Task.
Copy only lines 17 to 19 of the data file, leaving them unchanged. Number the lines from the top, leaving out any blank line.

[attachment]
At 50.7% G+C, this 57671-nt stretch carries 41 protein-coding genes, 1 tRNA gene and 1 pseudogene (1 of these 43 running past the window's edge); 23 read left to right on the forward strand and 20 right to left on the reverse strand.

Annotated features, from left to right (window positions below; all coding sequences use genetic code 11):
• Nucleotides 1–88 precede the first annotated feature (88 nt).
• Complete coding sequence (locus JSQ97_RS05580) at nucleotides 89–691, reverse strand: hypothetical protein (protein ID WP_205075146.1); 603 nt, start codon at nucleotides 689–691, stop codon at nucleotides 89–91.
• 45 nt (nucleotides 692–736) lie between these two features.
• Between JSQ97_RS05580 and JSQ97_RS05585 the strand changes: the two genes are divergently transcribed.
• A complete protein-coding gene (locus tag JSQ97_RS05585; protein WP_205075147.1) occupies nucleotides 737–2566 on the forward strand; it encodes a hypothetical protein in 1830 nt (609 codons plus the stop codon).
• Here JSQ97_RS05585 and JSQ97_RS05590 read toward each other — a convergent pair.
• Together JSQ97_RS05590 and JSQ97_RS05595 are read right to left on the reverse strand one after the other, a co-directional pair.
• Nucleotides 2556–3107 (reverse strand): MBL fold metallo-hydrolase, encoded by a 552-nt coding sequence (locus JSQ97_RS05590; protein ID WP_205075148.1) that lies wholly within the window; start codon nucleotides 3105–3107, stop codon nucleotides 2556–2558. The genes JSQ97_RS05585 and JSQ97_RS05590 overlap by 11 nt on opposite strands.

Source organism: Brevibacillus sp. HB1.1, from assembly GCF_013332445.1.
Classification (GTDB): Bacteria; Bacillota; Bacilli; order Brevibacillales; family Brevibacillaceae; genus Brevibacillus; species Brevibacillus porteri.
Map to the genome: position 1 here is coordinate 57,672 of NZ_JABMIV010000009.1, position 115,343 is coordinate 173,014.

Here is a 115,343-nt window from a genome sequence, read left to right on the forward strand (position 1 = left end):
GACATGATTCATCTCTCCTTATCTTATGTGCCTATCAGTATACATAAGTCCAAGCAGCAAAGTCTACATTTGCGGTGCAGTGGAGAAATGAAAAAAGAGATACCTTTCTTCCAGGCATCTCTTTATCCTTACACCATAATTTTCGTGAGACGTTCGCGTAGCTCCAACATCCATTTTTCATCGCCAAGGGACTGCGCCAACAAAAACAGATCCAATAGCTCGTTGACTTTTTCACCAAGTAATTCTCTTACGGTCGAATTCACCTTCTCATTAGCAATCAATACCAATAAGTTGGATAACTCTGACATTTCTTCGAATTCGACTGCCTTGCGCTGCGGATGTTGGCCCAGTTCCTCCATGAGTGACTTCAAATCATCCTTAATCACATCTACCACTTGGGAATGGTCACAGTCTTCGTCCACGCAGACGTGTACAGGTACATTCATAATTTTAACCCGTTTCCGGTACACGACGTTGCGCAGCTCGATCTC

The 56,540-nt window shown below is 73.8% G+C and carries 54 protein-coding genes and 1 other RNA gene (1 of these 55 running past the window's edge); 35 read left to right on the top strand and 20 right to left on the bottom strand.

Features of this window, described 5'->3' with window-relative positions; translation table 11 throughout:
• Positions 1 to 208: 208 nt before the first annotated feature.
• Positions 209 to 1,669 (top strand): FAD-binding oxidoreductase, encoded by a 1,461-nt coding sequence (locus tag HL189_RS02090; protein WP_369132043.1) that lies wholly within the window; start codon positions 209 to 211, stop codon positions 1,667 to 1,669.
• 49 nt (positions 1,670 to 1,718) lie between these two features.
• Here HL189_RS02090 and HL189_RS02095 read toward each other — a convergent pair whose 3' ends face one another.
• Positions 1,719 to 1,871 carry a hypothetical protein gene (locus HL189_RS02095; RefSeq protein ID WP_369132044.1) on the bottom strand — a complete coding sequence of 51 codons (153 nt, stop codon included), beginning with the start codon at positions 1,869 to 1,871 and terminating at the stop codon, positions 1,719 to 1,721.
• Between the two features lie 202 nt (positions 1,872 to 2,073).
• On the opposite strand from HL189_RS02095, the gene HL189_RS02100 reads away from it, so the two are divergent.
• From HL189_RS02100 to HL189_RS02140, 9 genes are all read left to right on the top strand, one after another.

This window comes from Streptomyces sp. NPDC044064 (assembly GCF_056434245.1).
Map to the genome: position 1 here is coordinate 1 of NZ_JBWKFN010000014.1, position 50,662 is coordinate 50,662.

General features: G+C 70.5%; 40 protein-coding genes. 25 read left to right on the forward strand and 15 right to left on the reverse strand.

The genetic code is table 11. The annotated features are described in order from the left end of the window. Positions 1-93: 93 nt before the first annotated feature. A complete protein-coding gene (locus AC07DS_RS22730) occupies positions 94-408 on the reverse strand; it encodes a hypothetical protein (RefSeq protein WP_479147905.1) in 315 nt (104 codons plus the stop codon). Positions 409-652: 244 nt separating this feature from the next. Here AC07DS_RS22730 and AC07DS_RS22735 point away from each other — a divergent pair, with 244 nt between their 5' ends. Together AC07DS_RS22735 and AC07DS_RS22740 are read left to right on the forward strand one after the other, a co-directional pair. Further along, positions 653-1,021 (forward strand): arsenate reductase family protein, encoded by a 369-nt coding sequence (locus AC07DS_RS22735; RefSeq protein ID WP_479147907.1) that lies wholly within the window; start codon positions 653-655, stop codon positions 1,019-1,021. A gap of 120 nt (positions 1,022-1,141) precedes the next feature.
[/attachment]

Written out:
Features of this window, described 5'->3' with window-relative positions; translation table 11 throughout:
• Positions 1 to 208: 208 nt before the first annotated feature.
• Positions 209 to 1,669 (top strand): FAD-binding oxidoreductase, encoded by a 1,461-nt coding sequence (locus tag HL189_RS02090; protein WP_369132043.1) that lies wholly within the window; start codon positions 209 to 211, stop codon positions 1,667 to 1,669.